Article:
A well-mannered dog and an understanding of dog etiquette allows you the ability to take your dog wherever you go.
By Laura Pakis, Certified Dog Trainer and Professional Blogger,
Many of us consider dogs a part of the family — but, like some parents, dog owners don’t always understand the proper boundaries for their dogs.
Yes, you love your dog, and you want to take them with you wherever you go. Unless your dog is well-behaved around people and other pets, you really should reconsider. You may want to work on their behavior before taking them in public.
Here’s some guidelines on becoming a considerate and responsible dog owner.
Your dog may be well-behaved off leash, but a leash protects your dog from the unexpected. You never know if something will spook your dog into running into harm’s way. And it creates a sense of comfort for anyone or any dog you encounter.
Respect other pets and pet parents
Your dog may be friendly, but that doesn’t mean all dogs are. Make it a habit to ask if it’s okay for your dog to say ‘hello’ before approaching another dog Each dog is unique and remembering that every dog reacts differently in new situations fosters a more positive, pet community for everyone.
For those fellow dog owners who insists “My dog loves every dog!” Don’t bother trying to convince the owner that your dog isn’t. Walk your dog onto the grass and have them sit with their back to the oncoming dog. If the owner doesn’t take the hint, say Hello and explain you’re training your dog to stay focused amid distractions.
Keep your dog greeting quick and positive
Train your dog to greet others in a calm manner. Teach them to sit when the doorbell rings or when the door is open. Limit greeting others to only when they’re under control. You may even want to teach the “SAY HI” command to further explain to your dog how to greet guests.
Don’t yell if your dog’s enthusiasm gets the best of them and jumps and licks your guests. It will only hasten her excitement. Apologize to your guests (even if they don’t seem to mind) and calmly move your dog away.
Please don’t bring your dog somewhere uninvited or unannounced. It may not be what you want but wait for an explicit invitation rather than asking — if they’re comfortable with the idea, people will usually be sure to mention it with the original invite.
A jumpy dog can be intimidating to anyone, but if the dog outweighs you or is literally face-to-face with you it could lead to injury.
Teach your dog OFF or DOWN means keep your feet on the ground. You don’t want them to have a reputation in the neighborhood for being that uncontrollable, jumpy dog.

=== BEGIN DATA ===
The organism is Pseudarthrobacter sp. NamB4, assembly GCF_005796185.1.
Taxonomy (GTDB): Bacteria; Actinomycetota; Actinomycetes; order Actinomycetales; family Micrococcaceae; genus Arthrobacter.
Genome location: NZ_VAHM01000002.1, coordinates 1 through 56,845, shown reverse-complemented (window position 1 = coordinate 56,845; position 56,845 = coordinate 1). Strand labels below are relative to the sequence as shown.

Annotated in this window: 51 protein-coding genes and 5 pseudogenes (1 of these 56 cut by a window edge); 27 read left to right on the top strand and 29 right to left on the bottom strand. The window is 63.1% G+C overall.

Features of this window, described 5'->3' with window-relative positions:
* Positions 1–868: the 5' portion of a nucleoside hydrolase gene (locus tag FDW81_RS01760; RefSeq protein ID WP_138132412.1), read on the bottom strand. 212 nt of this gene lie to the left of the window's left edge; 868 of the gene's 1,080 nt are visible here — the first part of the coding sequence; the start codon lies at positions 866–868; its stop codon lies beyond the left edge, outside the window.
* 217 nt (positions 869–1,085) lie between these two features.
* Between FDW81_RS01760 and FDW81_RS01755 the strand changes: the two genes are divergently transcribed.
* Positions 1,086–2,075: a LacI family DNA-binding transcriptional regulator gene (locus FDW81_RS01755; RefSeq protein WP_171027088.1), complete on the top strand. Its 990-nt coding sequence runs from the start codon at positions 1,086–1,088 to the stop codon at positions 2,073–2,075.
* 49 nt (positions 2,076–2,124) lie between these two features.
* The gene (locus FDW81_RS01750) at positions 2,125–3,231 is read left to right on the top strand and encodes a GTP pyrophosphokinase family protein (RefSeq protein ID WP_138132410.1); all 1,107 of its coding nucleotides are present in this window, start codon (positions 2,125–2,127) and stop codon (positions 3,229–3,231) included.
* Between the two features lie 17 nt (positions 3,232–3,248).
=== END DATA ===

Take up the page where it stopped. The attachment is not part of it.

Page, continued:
Clean up after your dog
Dog waste carries bacteria and parasites, like hookworms. These parasites can be passed to other dogs if sniffed, touched or ingested. And, people may come into contact with these parasites and experience some sickness as a result.
Walk your dog close to curbs and encourage them to relieve himself there; eventually, doing so should become second nature. If they start sniffing around someone’s property—a bike chained to a signpost or a child’s abandoned toys on the sidewalk—pull them gently but firmly away while telling them “LEAVE IT”.
Always keep a couple of bags with you to pick up any solid waste. Should your dog experience poop that’s too soft to pick up, carry a water bottle so you can rinse away the mess.
Control your dog’s barking
If no amount of distraction can deter your dog, work on manners and obedience skills such as teaching the command QUIET before your next outing together.
If you get a noise complaint, address it calmly and don’t blame the beagle down the hall or another tenant’s loud television. Promise your neighbor that you’ll investigate solutions (such as bark-activated spray collar or a midday dog walker) that will keep your noisy pup in check.
If your dog destroys someone’s property, own up to it
Another point to consider comes from the website of the American Humane Society: When your dog does something to upset or inconvenience another person, apologize for both of you. “Shrugging it off as an overreaction or a personal slight will not improve your dog’s behavior and may negatively impact your reputation in the community,” notes the “Etiquette for Dog Owners article on the American Humane Society.
The sooner your dog learns basic manners– sit, heel, leave it, off & quiet—the happier and safer you’ll both be. By doing so, you will have created a line of communication between you and your dog.
These guidelines are necessary so that others may feel comfortable, whether or not they like animals. Following them will ensure that everyone, (yourself and your dog included), will always have a positive experience!
For more information consider reading, Miss Fido Manners Complete Book of Dog Etiquette: The Definitive Guide to Manners for Pets and Their People” (Adams Media)
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